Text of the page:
Former lawmaker who ran for governor in 2018 says she will instead focus on voting rights initiative
Stacey Abrams, the former Georgia lawmaker who energized Democratic voters as a candidate for governor last year, will not run for president in 2020 after toying with the idea publicly for several months.
Abrams announced at a speech in Las Vegas that she would instead lend her platform to a new initiative called Fair Fight 2020, which aims to end voter suppression.
“There are only two things stopping us in 2020: making sure people have a reason to vote and that they have the right to vote,” Abrams told the International Union of Painters and Allied Trades convention, where she made the announcement. “I’ve decided to leave it to a whole bunch of other folks to make sure they have a reason to vote. I’m here today to announce Fair Fight 2020 to make sure everyone has the right to vote in the United States of America.”
Fair Fight 2020 will work with Democratic state parties and local groups across the country to expand voter access to the polls and fight efforts to strip away voting rights before the presidential election next year. The effort will target 20 states, many of them key battlegrounds in the midwest and the south.
The initiative is a national extension of Fair Fight 2020, a group Abrams began after narrowly losing in 2018 to Republican Brian Kemp, who served as Georgia’s secretary of state during an election plagued by allegations of voter suppression and irregularities.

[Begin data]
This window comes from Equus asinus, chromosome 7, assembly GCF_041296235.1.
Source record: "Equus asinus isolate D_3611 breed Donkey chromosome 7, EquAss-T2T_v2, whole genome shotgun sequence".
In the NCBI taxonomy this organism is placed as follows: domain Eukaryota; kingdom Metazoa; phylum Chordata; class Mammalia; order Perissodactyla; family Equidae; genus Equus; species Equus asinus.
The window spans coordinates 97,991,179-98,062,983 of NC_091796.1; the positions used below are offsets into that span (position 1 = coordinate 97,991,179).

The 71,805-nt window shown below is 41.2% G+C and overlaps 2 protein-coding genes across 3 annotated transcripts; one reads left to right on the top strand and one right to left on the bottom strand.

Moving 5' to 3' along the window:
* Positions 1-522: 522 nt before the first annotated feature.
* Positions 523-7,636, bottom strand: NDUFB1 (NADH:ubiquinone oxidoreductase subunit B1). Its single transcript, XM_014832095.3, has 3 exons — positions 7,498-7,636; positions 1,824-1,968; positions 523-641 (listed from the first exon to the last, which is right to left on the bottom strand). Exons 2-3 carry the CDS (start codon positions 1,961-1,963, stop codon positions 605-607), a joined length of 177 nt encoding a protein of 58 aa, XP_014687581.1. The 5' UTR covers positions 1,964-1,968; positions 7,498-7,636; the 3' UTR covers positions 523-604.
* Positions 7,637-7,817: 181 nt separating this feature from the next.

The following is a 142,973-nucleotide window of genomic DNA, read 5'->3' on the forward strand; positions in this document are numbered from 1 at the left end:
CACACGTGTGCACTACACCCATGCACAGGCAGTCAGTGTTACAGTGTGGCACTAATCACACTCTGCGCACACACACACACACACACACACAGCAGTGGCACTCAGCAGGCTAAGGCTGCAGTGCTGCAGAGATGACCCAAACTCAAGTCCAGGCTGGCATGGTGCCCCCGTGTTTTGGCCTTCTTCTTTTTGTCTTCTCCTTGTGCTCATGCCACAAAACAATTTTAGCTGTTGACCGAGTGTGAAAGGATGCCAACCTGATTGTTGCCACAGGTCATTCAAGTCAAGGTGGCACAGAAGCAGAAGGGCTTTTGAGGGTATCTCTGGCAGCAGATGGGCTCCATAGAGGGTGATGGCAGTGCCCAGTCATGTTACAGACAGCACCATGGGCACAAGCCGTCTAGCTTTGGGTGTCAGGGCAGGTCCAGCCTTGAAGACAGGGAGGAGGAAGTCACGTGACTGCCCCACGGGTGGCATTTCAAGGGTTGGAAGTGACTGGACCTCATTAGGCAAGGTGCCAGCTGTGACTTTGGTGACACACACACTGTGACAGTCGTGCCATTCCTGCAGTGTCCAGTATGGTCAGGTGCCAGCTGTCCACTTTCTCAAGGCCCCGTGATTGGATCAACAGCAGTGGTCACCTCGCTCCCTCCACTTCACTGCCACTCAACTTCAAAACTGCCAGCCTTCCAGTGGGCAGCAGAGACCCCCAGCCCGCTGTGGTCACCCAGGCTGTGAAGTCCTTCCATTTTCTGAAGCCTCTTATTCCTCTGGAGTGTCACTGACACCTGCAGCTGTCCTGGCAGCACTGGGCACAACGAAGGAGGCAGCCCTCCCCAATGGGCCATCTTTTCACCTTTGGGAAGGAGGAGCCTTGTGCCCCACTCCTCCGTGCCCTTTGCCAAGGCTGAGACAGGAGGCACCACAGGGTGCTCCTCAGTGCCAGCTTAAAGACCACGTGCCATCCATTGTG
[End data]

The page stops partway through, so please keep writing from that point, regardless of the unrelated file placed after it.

After her election, Abrams, 45, refused to concede to Kemp, whom she called the “architect of voter suppression” in Georgia after he closed several polling locations in predominantly African American communities and stalled more than 50,000 voter registrations.
Since her loss, Abrams’ profile has continued to rise and she has become a heroine on the left. She delivered the Democratic response to the president’s State of the Union Address earlier this year, and the party’s 2020 candidates often make a point to say that Abrams would be governor of Georgia – and the nation’s first black female governor – had it not been for intentional voter suppression.
This year, she ruled out a run for Senate despite an aggressive effort by national Democrats to draft her into the race against the Republican senator David Perdue. Had she opted to run for president, she would have had to quickly ramp up a campaign and find an opening in a crowded race that has seen candidates with higher profiles struggle to break through.
“Something that seems to anger people when I say it: we won. We won. We won that election,” Abrams said at the convention, as members rose to their feet in applause. “We changed the face of Georgia.”